This guest blog comes from Craig Jones, a Team Trainer from Whole Foods Market in Andover, MA. Thank you for sharing your thoughts during this year’s Annual Prosperity Campaign, Craig!
If you shop at any Whole Foods Market store during these first two weeks of March, in all likelihood you’re going to be asked if you’d like to donate to something called the Whole Planet Foundation. Full disclosure, I work for Whole Foods and I will be doing some of the asking.
Whole Planet Foundation provides microloans all over the world to people who are attempting to start a business and lift themselves out of poverty, feed their families and chart a future course. Here are few stats: The average first loan is $179, 88% of the recipients are women, the payback rate is 96%, 100% of donations go directly to loan recipients.
Whole Planet Foundation started in 2005, after Whole Foods Market’s CEO John Mackey met Muhammad Yunus at an entrepreneurship conference. You may remember that Dr. Yunus won the 2006 Nobel Peace Prize for creating Grameen Bank as a way to provide these small (micro) loans to the world’s poor. The announcement said “Lasting peace cannot be achieved unless large population groups find ways in which to break out of poverty. Micro-credit is one such means.”
It may be true that the “not today” or “no, thanks” or “I’m all set” comments are a higher percentage of register transactions, but plenty of people are saying yes to adding a dollar or even five or ten (or rounding up their purchase!). We only have a few seconds with each customer, so there isn’t always time for me to go into detail about how the foundation has existed since 2005, or how 100% of donations go directly to the mission of empowering women to start their own businesses.
Anyway, mid-afternoon, a woman came through my register and said yes, sure she’d throw in a dollar, and what’s it all about anyway? When I explained what the foundation was, she exclaimed, “Wow that’s really cool!”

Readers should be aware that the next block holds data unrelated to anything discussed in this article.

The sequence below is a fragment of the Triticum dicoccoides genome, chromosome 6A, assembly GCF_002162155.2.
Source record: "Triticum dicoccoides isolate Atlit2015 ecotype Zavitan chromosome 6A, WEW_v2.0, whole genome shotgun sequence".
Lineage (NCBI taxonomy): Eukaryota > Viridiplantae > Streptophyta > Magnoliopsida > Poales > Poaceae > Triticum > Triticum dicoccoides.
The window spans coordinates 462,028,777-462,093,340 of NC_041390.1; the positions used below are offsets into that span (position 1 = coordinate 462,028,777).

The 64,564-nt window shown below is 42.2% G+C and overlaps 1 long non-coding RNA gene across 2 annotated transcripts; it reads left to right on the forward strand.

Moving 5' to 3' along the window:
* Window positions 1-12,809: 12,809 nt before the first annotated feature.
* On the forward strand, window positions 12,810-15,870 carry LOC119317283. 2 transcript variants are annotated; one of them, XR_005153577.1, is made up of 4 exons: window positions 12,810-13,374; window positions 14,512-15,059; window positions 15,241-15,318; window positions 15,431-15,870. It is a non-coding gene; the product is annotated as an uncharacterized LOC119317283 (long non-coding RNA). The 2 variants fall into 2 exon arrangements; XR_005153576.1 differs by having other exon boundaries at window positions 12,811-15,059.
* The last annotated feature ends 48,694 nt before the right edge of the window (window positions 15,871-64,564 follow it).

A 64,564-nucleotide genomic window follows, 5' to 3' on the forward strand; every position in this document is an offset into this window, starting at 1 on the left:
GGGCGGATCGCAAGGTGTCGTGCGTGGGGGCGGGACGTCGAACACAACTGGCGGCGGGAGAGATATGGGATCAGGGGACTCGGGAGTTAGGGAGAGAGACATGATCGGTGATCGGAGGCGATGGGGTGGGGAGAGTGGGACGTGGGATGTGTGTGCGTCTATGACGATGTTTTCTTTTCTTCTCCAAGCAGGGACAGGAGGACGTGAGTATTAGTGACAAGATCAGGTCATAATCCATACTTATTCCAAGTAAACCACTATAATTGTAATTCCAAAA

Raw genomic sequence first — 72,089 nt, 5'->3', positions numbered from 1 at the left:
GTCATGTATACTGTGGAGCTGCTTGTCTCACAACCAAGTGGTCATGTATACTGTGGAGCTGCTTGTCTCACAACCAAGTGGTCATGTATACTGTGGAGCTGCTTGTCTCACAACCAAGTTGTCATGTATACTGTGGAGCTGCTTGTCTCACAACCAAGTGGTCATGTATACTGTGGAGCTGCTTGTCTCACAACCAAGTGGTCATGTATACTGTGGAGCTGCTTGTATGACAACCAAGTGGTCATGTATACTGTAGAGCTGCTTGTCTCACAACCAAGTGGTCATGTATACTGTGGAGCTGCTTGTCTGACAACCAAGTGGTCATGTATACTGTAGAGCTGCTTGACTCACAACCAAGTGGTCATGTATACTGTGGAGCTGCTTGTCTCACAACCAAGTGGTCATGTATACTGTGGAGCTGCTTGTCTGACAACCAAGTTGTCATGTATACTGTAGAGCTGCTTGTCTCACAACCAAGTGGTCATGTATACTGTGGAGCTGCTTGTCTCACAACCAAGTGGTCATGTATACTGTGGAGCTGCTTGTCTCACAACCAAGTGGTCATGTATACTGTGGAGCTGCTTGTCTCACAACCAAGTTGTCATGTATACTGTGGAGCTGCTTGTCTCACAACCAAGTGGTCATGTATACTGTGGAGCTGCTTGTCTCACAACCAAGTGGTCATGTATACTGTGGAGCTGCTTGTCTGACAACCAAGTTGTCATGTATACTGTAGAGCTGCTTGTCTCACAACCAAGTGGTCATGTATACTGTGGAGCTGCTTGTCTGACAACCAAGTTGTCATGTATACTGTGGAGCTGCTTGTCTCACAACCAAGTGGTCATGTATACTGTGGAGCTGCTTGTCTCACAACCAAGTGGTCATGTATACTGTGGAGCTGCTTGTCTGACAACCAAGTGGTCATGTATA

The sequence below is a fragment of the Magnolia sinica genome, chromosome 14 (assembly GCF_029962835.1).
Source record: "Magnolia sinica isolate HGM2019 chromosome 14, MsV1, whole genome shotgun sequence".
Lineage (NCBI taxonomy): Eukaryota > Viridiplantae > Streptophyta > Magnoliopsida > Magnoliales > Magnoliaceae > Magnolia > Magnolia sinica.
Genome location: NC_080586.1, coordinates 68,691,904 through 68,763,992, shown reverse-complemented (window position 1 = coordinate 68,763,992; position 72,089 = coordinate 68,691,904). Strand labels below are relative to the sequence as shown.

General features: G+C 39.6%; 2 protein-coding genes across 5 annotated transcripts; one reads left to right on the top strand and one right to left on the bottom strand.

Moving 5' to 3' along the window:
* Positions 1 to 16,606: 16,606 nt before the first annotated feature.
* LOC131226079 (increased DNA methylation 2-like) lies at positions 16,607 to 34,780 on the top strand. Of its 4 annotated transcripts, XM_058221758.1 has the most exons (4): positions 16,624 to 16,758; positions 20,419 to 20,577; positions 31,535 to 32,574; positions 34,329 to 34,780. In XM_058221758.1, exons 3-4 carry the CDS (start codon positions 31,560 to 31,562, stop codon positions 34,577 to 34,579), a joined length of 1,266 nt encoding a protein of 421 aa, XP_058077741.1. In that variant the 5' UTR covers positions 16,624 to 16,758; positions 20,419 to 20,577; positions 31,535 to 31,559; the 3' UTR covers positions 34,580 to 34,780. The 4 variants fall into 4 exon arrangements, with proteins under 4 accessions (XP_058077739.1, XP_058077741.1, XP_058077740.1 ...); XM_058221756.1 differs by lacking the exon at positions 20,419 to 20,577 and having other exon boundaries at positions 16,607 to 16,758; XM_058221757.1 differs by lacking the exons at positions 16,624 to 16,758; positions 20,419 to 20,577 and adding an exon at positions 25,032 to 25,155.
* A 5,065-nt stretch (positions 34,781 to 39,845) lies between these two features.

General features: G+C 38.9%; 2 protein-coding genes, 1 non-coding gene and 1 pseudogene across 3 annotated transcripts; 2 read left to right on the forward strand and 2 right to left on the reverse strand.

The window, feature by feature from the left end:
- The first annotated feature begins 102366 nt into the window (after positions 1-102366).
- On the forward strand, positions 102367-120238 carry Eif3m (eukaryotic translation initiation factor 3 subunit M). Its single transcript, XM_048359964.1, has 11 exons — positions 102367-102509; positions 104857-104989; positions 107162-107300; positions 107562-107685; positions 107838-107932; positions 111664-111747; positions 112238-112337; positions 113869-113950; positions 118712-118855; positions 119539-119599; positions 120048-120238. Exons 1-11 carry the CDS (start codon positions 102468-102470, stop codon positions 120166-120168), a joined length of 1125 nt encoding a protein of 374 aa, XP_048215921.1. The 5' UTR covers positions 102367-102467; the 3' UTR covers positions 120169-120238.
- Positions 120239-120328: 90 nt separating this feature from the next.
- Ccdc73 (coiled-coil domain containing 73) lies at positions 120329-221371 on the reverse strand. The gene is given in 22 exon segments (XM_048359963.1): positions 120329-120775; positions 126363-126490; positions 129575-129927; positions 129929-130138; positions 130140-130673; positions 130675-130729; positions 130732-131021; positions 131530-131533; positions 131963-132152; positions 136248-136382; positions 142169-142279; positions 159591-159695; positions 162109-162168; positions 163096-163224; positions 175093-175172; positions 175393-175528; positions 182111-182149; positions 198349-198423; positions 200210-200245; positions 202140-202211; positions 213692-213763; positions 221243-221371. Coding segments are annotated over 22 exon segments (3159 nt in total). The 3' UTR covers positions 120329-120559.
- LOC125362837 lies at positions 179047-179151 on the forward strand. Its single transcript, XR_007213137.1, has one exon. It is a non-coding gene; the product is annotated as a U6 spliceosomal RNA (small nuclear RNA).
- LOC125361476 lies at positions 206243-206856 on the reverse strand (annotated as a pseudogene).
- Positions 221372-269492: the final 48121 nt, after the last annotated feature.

I replied, “You know, $179 can change someone’s life, and you don’t see a 96% repayment rate even in the United States.” I was thinking about how a bad day for most of us is having to deal with snow shoveling or having to delay that weekend trip to the Cape or running out of ice cream in the fridge. Some might drop $179 on a single dinner.
As I was speaking, I could feel myself getting emotional, on the verge of tears. When the customer left, I had to quickly compose myself because there were more customers. I felt deeply grateful that I work for a company that could do something that moves me enough to make me nearly cry during the work day.
It’s hard to ask people that one more question, after saying thanks for spending your money here at Whole Foods today. “Would you like to spend a little more on something, the results of which you will never see?”
This isn’t meant to be a paean to Whole Foods Market. I’m just taking a moment to express personal gratitude that the place I draw my paycheck and my benefits also has plenty to be proud of. See, that’s the thing about gratitude. There’s writing about it, maybe in a more abstract way, and there’s genuinely feeling it. Most likely, just underneath where you’re looking, something can be found to be grateful for, if you just look hard enough, if you look with the searching eyes of gratitude.
A fellow Team Member said of Whole Planet Foundation, “This is almost too corny to say, but we’re not just selling groceries, we’re selling dreams.” Yes, I said, yes, say the cornball stuff! Yes, yes, I’m grateful, yes, thanks for another day of life never promised to me, yes, yes, and yes to all of it.
Learn more about the Annual Prosperity Campaign and join us in March.